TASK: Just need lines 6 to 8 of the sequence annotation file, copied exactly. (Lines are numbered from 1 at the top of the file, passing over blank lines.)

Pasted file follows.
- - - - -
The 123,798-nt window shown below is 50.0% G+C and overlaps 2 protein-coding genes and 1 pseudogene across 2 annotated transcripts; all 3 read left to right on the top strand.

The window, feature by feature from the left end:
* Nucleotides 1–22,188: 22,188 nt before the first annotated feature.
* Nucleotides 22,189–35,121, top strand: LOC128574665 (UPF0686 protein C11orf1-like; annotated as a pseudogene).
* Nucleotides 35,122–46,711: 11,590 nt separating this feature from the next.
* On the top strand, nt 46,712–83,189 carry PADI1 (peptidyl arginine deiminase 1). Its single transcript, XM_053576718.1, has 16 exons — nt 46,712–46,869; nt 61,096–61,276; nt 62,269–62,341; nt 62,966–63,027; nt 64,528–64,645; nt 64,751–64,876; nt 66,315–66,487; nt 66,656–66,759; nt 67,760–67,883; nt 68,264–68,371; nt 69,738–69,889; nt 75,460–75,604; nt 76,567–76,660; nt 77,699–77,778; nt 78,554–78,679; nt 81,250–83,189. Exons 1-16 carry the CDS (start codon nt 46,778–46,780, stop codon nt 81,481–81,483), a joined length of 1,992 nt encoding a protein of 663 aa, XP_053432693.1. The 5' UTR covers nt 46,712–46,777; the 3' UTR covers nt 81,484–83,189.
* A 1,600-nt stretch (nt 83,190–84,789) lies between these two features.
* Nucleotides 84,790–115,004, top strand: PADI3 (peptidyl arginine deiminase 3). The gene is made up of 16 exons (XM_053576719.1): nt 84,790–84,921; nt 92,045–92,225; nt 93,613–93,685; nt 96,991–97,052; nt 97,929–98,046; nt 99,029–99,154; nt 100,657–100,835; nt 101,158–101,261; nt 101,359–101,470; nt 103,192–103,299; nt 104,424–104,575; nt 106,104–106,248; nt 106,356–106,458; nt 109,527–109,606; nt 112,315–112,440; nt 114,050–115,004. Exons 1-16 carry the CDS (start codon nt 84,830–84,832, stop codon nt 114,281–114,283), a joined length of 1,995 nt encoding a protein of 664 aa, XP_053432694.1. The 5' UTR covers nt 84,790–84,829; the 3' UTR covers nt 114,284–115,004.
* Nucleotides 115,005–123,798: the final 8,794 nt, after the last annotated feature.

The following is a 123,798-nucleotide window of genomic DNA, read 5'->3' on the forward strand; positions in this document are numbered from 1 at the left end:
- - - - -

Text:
* On the top strand, nt 46,712–83,189 carry PADI1 (peptidyl arginine deiminase 1). Its single transcript, XM_053576718.1, has 16 exons — nt 46,712–46,869; nt 61,096–61,276; nt 62,269–62,341; nt 62,966–63,027; nt 64,528–64,645; nt 64,751–64,876; nt 66,315–66,487; nt 66,656–66,759; nt 67,760–67,883; nt 68,264–68,371; nt 69,738–69,889; nt 75,460–75,604; nt 76,567–76,660; nt 77,699–77,778; nt 78,554–78,679; nt 81,250–83,189. Exons 1-16 carry the CDS (start codon nt 46,778–46,780, stop codon nt 81,481–81,483), a joined length of 1,992 nt encoding a protein of 663 aa, XP_053432693.1. The 5' UTR covers nt 46,712–46,777; the 3' UTR covers nt 81,484–83,189.
* A 1,600-nt stretch (nt 83,190–84,789) lies between these two features.
* Nucleotides 84,790–115,004, top strand: PADI3 (peptidyl arginine deiminase 3). The gene is made up of 16 exons (XM_053576719.1): nt 84,790–84,921; nt 92,045–92,225; nt 93,613–93,685; nt 96,991–97,052; nt 97,929–98,046; nt 99,029–99,154; nt 100,657–100,835; nt 101,158–101,261; nt 101,359–101,470; nt 103,192–103,299; nt 104,424–104,575; nt 106,104–106,248; nt 106,356–106,458; nt 109,527–109,606; nt 112,315–112,440; nt 114,050–115,004. Exons 1-16 carry the CDS (start codon nt 84,830–84,832, stop codon nt 114,281–114,283), a joined length of 1,995 nt encoding a protein of 664 aa, XP_053432694.1. The 5' UTR covers nt 84,790–84,829; the 3' UTR covers nt 114,284–115,004.